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To solve a programming challenge I needed to find the highest obtainable remainder for a given number when divided by a number between 1 and n. I figured out that this is $n$ mod $(\lfloor(n/2)\rfloor + 1)$ . Math not being my thing I couldnt figure out how to prove this . Can anyone give me pointers ?

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How about $n\bmod(n+1)=n$? Are there hidden conditions you're not describing in the question? If so, please edit the question to show them. –  Henning Makholm Dec 28 '12 at 10:15
    
The problem statement is a confusing story . The divisor is between 1 and n . So n + 1 is not allowed. –  Sam Dec 28 '12 at 10:18
    
@Sam If the divisor is between 1 and n like you said in your comment then you are right, assuming by $(n/2)$ you mean the floor of $n/2$. Hints: Use the division algorithm for showing that nothing below $[n/2]+1$ can leave a higher remainder; direct computation shows the rest of the possibilities are too small. –  peoplepower Dec 28 '12 at 10:21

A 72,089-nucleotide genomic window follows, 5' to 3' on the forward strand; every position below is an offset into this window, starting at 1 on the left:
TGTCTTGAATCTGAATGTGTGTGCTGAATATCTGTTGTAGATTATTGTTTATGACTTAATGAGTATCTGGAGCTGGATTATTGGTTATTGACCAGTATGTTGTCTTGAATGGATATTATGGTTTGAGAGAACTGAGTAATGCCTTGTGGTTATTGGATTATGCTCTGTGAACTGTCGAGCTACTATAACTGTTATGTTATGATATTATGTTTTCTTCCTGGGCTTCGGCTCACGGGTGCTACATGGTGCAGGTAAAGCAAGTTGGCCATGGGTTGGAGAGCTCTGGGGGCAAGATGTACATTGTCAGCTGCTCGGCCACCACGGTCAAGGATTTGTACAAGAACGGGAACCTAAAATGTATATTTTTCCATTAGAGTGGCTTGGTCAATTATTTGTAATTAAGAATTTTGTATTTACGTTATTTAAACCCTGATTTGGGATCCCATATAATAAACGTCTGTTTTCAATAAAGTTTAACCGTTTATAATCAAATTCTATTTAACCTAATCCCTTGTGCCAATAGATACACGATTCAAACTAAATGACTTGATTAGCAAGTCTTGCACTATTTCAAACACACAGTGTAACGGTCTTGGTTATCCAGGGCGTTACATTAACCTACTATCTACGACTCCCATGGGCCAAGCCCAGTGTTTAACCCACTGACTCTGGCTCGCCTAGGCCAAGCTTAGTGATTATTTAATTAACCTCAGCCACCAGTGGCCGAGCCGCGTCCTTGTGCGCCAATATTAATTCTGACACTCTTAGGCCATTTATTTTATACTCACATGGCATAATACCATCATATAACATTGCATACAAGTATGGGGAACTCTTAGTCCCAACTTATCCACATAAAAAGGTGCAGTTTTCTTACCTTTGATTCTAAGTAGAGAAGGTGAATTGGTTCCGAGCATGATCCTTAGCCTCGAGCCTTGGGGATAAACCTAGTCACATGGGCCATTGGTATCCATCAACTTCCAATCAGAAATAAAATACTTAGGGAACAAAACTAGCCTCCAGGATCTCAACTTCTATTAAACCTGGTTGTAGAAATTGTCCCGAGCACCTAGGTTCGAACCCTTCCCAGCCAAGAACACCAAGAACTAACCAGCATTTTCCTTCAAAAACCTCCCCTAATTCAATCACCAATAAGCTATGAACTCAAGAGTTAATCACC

yeah i meant floor of n/2 . –  Sam Dec 28 '12 at 10:22
    
Virtually the only information your question contains is the formula "$n \bmod (n/2)+1$". Can you seriously imagine that onybody could figure out what your problem is from only that information? To make things worse parentheses are missing in your expression (and the ones present aren't useful). Do you mean $(n \bmod n/2)+1$ (which is either $1$ or $2$, depending on the parity of $n$) or do you mean $n \bmod (n/2+1)$ (which is $n/2-1$ or $n/2$) ? –  Marc van Leeuwen Dec 28 '12 at 10:26

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